The dream scenario is that hydrogen would “make the energy system more secure, affordable, and sustainable in the NWT,” said Robert Sexton, the territorial government’s director of energy and an organizer of the January workshop.

Rowe added: “That’s one of the reasons hydrogen keeps coming back into the discussion – this ability to take renewable supply, turn it into a chemical energy carrier, and then store it for quite some time.”

During the workshop, McNair-Landry said, attendees learned another famously cost-efficient company is on board. “Hydrogen-powered forklifts are already popular in Amazon warehouses and airports worldwide,” he said. Indeed, Amazon has been using the technology since 2017. In 2021, the company also made significant investments in hydrogen-powered aircraft development and hydrogen fuel cell start-ups.  Other companies, such as Hyundai, are already releasing hydrogen powered vehicles.

Hyundai Nexo Fuel Cell vehicles. Credit: Andrew Rowe

‘It would cost too much’

Tom Hoefer, executive director at the NWT and Nunavut Chamber of Mines, attended the workshop but came away less than impressed from a mining perspective.

“Pretty quickly,” Hoefer said, “it came out that if you want to ship hydrogen around, it’s probably not going to work for our remote mines. You have to keep it pressurized in tanks and have to keep it refrigerated for very cold temperatures. It would just cost too much.”

For Hoefer, while there is a possibility mines could invest in technology to produce their own hydrogen off-grid, there remains a lack of research and consensus that this would be in their best interests.

He believes government needs to take a leadership role to demonstrate what’s possible with hydrogen.

“If government can demonstrate they’re using this technology and that it’s effective, the way they did with biopellets, then I think that makes it easier for the marketplace,” he said. 

Even McNair-Landry, as involved as he is with Ecology North and environmental advocacy, agrees the inertia around the North’s move away from fossil fuels is understandable.

“It’s stable at room temperature. Doesn’t freeze. High energy density. [Fossil fuels] are a miracle. It’s a weird thing to say as someone so involved in a green organization, but they are difficult to replace.”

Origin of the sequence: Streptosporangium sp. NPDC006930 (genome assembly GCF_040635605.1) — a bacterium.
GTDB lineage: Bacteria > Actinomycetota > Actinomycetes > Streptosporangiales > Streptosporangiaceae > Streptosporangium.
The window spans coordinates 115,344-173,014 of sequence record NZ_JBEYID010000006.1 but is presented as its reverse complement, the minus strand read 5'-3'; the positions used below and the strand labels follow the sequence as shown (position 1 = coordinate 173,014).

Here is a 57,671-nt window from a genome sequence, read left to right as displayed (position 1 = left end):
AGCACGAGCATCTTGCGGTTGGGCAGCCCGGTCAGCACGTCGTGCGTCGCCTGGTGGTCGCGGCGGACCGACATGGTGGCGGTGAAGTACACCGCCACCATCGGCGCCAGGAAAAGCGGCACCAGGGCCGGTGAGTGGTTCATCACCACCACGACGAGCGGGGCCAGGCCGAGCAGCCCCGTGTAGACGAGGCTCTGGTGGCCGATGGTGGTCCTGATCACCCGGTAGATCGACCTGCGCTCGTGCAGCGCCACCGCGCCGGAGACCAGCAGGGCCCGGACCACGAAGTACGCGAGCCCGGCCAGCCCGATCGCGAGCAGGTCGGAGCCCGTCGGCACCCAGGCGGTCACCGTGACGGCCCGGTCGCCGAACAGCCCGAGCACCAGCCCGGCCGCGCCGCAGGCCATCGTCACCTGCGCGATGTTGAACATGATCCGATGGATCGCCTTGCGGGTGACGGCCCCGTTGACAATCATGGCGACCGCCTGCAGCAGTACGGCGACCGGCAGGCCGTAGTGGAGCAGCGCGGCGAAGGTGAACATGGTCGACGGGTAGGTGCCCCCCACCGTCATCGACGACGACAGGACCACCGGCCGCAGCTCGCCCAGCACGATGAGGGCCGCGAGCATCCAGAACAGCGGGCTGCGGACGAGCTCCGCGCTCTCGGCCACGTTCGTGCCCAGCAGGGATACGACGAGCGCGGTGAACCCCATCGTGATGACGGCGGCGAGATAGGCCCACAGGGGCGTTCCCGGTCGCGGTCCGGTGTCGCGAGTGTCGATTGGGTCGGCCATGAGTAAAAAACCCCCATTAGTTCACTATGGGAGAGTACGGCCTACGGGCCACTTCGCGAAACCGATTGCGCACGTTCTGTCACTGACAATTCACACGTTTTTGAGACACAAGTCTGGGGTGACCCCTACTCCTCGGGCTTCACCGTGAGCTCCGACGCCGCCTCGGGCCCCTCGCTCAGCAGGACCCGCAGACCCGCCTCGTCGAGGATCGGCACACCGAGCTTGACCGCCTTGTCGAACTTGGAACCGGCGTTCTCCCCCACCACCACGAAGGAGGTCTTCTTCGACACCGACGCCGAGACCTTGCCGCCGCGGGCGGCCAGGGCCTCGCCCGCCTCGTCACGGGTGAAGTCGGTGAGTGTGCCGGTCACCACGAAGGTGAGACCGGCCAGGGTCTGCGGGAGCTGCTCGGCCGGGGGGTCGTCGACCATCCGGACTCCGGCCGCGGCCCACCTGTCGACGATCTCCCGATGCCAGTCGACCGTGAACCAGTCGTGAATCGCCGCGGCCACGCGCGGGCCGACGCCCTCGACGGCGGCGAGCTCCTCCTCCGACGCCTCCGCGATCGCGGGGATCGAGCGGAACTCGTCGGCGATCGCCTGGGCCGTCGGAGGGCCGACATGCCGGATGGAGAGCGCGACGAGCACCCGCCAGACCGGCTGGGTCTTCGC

While the conference in part studied whether hydrogen could work at all, for Rowe, that kind of question is misleading.

“You know, the technology is really ready in terms of performance,” he said. “It’s just a cost and infrastructure thing. And technology is just one of many factors in terms of solving this. 

“There’s this sense that we just need to invest more in technology and that solution is going to come, a kind of a wait-and-see thing, instead of: there are things we can do right now, there are just some hard choices that have to be made.

“Energy system transformation or energy system planning is about bridging this complex storytelling between technological systems, society, behaviour, policy… where do things need to change? And it’s not just one point, it’s multiple points that need to change in order to bring down our carbon emissions.”

The GNWT will summarize key themes and findings from the conference in a report to be released later in 2022. Already, organizers believe the conference met its objectives. “There is a lot of excitement around hydrogen,” said Sexton.

Bevington said seeing people across the NWT come together to learn more about this technology, after so many years of advocacy, felt like a victory.

“I’m getting a bit long in the teeth myself but I was really excited to see so many fresh, interested people talking about this,” he said.